Karen: Today, I have with me Anastasia V. Pergakis. Anastasia and I are both members of Savvy Authors. We share a common interest in world-building.  Harley is visiting us to talk about Cleanse Fire, the first book in her Kinir Elite Chronicles.

So, Anastasia tell us a little about the Kinir and the world they live in.

Anastasia: Karen, thank you so much for having me today. It is an honor to be a guest here. Even though Karen writes Urban Fantasy and I write Fantasy of a different sort, both genres have an element of world building. So today, I would like to share a little background and inside info about the world of the Kinir Elite, my special forces team of elves in my book Cleanse Fire.

The Kinir Elite are a "black ops" team with mostly top secret missions. They are still a very "public" group, unlike most black ops teams which are kept away from general knowledge. They are seen as the "super heroes" to young elves and are often the source of many bedtime stories. The majority of their missions are secret but when it's a hostage rescue situation, the news is spread around. Their country is rather small and limited in technology (compared to ours), so they don't have things like helicopters, cars, guns, etc. They use bladed weapons and bows, making for a more personal style battle/fight scenes. They use covered wagons, carriages, horses, and even dragons as their "vehicles".

They do work closely with their southern neighbours, the Tinally Elite, who are faeries. The faeries use magic and spells, unlike the physical weapons of the elves.  But the Tinally are limited in what they can do depending on location (can't use magic or survive long without sunlight or moonlight) and strength (if they use too much of their magic, it can drain them and they will need to rest to rebuild their power again). This is why the two groups work closely together. When there is a situation underground, the Kinir Elite will step in to help as the Tinally faeries cannot operate, even minimally, in such conditions. It is the same when the Kinir elves have a situation that requires flight and/or magic of some sort.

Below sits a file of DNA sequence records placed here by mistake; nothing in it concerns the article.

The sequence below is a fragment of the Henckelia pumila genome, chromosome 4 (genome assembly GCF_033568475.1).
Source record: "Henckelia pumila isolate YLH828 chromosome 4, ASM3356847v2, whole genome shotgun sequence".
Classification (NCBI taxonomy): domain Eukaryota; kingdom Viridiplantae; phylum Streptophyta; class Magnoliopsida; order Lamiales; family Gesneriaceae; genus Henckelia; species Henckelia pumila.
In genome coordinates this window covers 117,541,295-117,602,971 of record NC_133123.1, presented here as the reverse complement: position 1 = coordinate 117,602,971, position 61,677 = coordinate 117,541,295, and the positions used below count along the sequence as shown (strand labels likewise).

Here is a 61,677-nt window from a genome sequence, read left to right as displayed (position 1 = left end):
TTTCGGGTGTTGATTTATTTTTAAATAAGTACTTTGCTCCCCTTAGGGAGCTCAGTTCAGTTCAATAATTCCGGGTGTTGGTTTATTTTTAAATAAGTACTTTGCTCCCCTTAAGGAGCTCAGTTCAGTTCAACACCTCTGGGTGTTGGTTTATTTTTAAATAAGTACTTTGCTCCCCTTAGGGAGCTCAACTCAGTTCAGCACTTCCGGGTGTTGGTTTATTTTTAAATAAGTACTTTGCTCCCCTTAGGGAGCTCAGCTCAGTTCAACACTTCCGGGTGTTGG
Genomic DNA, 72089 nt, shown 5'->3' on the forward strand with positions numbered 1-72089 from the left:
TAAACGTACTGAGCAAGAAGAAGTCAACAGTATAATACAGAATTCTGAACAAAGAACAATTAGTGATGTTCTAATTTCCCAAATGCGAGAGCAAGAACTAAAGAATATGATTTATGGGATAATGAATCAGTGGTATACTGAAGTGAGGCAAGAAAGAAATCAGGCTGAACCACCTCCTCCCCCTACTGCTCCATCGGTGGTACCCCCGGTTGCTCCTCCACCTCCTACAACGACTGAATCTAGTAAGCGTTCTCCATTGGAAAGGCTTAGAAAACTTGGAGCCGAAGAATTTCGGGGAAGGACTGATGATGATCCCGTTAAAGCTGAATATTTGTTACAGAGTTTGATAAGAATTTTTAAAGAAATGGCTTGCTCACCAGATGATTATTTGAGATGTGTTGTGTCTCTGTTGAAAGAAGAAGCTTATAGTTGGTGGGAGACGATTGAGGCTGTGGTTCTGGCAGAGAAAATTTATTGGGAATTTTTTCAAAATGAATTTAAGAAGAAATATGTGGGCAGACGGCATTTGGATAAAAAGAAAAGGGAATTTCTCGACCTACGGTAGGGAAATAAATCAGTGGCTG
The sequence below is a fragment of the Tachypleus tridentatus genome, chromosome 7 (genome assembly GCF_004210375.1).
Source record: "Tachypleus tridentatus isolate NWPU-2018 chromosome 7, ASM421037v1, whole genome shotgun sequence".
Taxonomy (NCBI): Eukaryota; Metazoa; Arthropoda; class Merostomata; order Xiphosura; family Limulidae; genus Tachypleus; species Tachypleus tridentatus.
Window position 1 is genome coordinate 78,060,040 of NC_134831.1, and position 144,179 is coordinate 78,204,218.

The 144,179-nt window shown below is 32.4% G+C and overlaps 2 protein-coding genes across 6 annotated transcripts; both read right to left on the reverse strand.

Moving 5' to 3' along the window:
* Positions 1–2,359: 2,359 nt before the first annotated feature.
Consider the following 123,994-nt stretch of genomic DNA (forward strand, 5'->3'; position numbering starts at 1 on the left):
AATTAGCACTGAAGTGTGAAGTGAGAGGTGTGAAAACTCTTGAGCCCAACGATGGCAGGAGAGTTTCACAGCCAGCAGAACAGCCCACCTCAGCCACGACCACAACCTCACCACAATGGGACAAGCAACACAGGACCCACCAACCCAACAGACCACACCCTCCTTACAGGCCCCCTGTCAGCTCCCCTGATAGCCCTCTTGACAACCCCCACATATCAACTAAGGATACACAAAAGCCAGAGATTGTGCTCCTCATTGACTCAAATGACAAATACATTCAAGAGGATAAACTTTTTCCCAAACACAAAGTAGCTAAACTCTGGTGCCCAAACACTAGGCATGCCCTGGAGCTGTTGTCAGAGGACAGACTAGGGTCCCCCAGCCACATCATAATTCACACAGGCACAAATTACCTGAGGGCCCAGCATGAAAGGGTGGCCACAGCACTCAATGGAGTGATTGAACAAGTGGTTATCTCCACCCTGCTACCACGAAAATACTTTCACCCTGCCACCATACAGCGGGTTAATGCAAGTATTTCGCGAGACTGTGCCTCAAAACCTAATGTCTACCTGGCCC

Female elves (elfas) only recently were allowed to join the Kinir Elite, while the Tinally Elite allow only male faeries. The members of both teams (6 on each) are chosen by the Captains and Commanders of the teams; members can not apply or request to join. In order to be "in the running", an elf or faerie must serve at least ten years in the Army and five years in the Kinir Rangers/Tinally Airborne. If they are chosen - and accept the invite - they pledge to serve another twenty five years. (They live for a very long time, being elves and faeries...)

Karen:  I’m intrigued to learn more about the Kinir and Tinally. Now let's talk about Cleanse Fire, shall we? What are the key elements of the story that every reader should know?

Anastasia: Without giving away too, there are three things we can talk about. The rest is for the reader to discover and enjoy.

Complete the mission, no matter what…
Captain Derac Vidor has served Kinir for nearly twenty years. It’s his life, his blood, his soul.  When his Commander betrays everything Derac holds dear, he must focus on his own life and his team instead of saving the citizens of Kinir.

Treason is only the beginning…
Fueled by rage, the team chases the source to their Commander’s betrayal – a powerful wizard bent on revenge. The wizard seeks to destroy the Kinir Elite, in both mind and body. No place is safe, even among their allies.

The past holds the key…